This post is the second in a three-part series.


It is rare that a senior Indonesian official states publicly, as retired general Bambang Darmono recently did, that many Papuans want independence. Yet it is this fear that has underpinned the post-Soeharto governments’ Papua policies. It is also a fear that makes peaceful resolution (as in Papuan proposals for dialogue) so difficult for the Indonesian government to embrace. Jakarta thinks dialogue means discussing independence. Likewise, effective decentralization, as envisaged in Law No. 21 of 2001 on the Special Autonomy of Papua, involves devolving authority and revenue to Papuan elites suspected of pro-independence sympathies.


Despite President Joko Widodo’s genuine desire for peace in Papua, it appears Papuan calls for political dialogue will remain unheeded (see “Dialogue missing in Jokowi’s Papua policy,” published last week in Indonesia at Melbourne). Papuans across a wide political spectrum have advocated dialogue with the Indonesian government since the fall of Soeharto. A dialogue-based strategy to resolve the conflict was developed from 2009 by the late Indonesian Institute of Sciences (LIPI) researcher, Muridan Widjojo, and Neles Tebay, Papuan pastor and leader of the Papua Peace Network. In fact, dialogue aims to establish Papua as a “land of peace,” not call for independence. The Papua Peace Network sees itself as the facilitator of dialogue, and has said it does not wish to determine the outcome of the dialogue.


LIPI’s Papua Road Map identified three sources of the conflict:

  • Marginalization and discrimination felt by Papuans as a result of development and cultural policies, as well as mass migration of Indonesians into Papua
  • Conflicting interpretations of the history of Papua’s integration into Indonesia held by Papuans and the Indonesian government, and related very different constructions of identity
  • Papuans’ experience of state violence at the hands of the security forces


The Papua Peace Network mobilized support for the dialogue strategy through public consultations in nine regions of Papua. Consultations were also held with Indonesian settler communities. This culminated in a Peace Conference in July 2011, opened by Djoko Suyanto, the coordinating minister for political, legal and security affairs at the time, and attended by Bambang Darmono, then head of the Unit for the Acceleration of Development in Papua and West Papua (UP4B), along with some 500 Papuans. Although in retrospect, Darmono considered that the conference set unacceptable conditions for dialogue, President Susilo Bambang Yudhoyono announced that his government was willing to pursue the strategy and held meetings with two groups of church leaders in December 2011 and February 2012.  The nature and outcome of subsequent confidential meetings with the Papua Peace Network are unclear.


Pastor Neles Tebay leads a public consultation to build support for dialogue, in Enarotali in 2010. Photo courtesy of Jaringan Damai Papua.

Pastor Neles Tebay leads a public consultation to build support for dialogue, in Enarotali in 2010. Photo courtesy of Jaringan Damai Papua.


Jokowi raised hopes for a dialogue during his first visit as president at Christmas 2014, shortly after four students were killed by the security forces in Paniai district. A meeting with Jokowi was arranged so that Neles Tebay, who was among the church leaders who met Yudhoyono in February 2012, could explain the dialogue approach. Neles urged the president to initiate an inclusive dialogue that involved those fighting for independence as well as activists in exile. He argued that the use of violence would not solve the problem.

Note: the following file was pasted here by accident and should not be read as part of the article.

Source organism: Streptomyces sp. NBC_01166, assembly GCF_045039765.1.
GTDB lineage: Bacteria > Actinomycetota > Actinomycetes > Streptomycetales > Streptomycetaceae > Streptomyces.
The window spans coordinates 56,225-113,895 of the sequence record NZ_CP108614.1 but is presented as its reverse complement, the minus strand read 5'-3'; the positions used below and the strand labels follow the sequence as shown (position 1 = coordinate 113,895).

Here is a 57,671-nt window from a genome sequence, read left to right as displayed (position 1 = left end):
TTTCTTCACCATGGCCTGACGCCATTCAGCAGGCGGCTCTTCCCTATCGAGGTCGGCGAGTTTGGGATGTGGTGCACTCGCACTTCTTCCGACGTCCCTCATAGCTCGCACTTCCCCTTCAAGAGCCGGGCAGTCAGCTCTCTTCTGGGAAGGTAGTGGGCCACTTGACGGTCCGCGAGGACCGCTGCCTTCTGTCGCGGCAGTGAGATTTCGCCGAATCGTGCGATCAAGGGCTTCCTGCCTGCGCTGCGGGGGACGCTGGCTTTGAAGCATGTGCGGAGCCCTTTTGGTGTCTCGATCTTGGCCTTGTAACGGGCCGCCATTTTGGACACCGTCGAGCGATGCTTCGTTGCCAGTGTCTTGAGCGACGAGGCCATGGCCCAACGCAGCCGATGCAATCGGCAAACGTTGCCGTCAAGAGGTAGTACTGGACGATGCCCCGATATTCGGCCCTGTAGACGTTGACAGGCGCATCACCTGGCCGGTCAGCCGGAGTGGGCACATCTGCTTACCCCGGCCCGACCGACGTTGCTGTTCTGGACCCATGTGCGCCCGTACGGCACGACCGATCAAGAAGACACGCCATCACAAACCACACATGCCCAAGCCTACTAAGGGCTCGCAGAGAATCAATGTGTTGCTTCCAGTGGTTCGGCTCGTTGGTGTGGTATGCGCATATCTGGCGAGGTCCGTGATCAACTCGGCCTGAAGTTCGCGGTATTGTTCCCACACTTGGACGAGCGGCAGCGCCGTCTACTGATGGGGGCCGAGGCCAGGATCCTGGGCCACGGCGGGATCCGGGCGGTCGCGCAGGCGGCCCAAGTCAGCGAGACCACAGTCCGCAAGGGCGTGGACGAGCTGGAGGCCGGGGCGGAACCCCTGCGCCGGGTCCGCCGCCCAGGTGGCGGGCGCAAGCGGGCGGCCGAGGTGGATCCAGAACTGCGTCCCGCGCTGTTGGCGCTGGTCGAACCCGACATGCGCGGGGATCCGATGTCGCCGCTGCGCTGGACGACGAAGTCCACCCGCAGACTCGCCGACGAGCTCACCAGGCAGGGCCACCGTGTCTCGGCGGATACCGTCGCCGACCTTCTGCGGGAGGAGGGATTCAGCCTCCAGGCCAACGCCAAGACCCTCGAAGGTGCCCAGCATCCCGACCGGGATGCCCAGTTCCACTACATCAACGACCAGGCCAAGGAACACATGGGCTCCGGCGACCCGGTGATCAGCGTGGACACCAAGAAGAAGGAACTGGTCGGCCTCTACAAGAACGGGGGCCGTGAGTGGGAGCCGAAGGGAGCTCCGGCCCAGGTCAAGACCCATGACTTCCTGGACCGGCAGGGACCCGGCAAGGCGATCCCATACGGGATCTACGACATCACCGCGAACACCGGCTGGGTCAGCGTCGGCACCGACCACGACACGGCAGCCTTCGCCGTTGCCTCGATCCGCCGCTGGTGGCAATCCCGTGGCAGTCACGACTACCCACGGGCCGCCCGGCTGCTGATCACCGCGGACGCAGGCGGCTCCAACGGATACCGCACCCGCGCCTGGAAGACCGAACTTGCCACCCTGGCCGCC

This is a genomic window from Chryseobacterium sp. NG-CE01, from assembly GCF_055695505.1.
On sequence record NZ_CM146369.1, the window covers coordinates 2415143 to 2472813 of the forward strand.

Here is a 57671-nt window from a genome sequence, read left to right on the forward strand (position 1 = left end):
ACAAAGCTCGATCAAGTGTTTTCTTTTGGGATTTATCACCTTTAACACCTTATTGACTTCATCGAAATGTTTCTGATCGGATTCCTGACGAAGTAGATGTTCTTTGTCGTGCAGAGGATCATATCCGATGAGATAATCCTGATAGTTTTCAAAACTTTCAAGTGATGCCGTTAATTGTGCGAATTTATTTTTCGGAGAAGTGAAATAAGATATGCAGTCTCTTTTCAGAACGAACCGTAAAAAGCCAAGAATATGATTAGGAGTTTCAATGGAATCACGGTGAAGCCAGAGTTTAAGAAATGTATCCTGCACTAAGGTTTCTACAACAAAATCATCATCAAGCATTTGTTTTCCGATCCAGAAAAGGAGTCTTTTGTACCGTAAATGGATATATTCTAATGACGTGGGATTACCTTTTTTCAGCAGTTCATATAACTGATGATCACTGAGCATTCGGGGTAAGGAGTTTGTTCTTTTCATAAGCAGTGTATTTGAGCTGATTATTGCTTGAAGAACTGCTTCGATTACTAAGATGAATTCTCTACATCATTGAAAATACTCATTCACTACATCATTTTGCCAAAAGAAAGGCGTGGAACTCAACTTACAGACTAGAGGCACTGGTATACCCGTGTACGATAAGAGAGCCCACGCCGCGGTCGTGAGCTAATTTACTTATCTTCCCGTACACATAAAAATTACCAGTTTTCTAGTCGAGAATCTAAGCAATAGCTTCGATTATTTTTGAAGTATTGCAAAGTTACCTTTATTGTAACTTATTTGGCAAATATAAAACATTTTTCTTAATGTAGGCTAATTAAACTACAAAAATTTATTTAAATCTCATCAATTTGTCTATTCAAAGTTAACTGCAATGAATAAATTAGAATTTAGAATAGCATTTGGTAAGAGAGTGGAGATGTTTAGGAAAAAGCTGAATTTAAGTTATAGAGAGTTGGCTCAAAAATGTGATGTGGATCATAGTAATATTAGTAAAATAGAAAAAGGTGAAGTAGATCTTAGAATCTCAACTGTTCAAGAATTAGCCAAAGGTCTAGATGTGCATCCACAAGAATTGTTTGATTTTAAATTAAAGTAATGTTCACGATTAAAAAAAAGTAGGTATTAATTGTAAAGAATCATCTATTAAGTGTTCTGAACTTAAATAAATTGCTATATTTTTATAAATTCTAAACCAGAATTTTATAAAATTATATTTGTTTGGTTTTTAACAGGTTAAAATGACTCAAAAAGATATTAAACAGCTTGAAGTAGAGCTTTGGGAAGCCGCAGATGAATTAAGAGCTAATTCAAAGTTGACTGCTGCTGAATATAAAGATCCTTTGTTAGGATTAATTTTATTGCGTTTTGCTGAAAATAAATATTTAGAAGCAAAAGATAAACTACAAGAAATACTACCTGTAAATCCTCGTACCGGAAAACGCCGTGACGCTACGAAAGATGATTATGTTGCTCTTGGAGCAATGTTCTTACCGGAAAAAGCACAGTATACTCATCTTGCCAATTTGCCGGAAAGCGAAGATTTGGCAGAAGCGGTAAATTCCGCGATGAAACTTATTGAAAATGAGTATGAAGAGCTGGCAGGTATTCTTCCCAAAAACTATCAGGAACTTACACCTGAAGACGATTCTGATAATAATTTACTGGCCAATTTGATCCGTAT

In the aftermath of Jokowi’s second visit, Papuan support for a dialogue remains strong and widespread. Its backers include members of the provincial legislature, church leaders and student activists. In addition to opening a comprehensive dialogue to resolve the Jakarta-Papua conflict, senior Protestant figure Dr Karel Phil Erari has urged that human rights abuses suffered by the Papuan people needed to be addressed through the establishment of Truth and Justice Commission, as mandated by the 2001 Special Autonomy Law. Symbols of Papuan cultural identity, particularly the Morning Star Flag, should be recognized, it was by President Abdurrahman Wahid in 2000, rather than its display criminalized, as under subsequent presidents. Erari advocates the establishment of a presidential commission to monitor and evaluate development policies and improving governance  to combat corruption.


Jokowi’s second visit was notable as it demonstrated the president’s interest in Papua and his willingness to make symbolic gestures of political significant to Papuans. Yet the visit also exposed the gap between the president’s rhetoric and the measures necessary to begin to resolve the conflict. Particularly worrying was Jokowi’s assertion that meeting customary and religious leaders and local government officials constituted dialogue.  More importantly, the subsequent statements by the coordinating minister for legal political and security affairs, as well as senior military and police leaders, revealed differences of approach within the government. The military and police clearly want to preserve the status quo security policies in Papua that have perpetuated the conflict.


Jokowi’s policies in Papua are unlikely to influence the fate of his government. But the policy struggles within the government will test his government’s capacity to break the policy impasse that has afflicted governments since Soeharto fell. Jakarta’s policies have vacillated between repression and accommodation, rarely willing to address the causes of Indonesia’s last and most intractable regional conflict.




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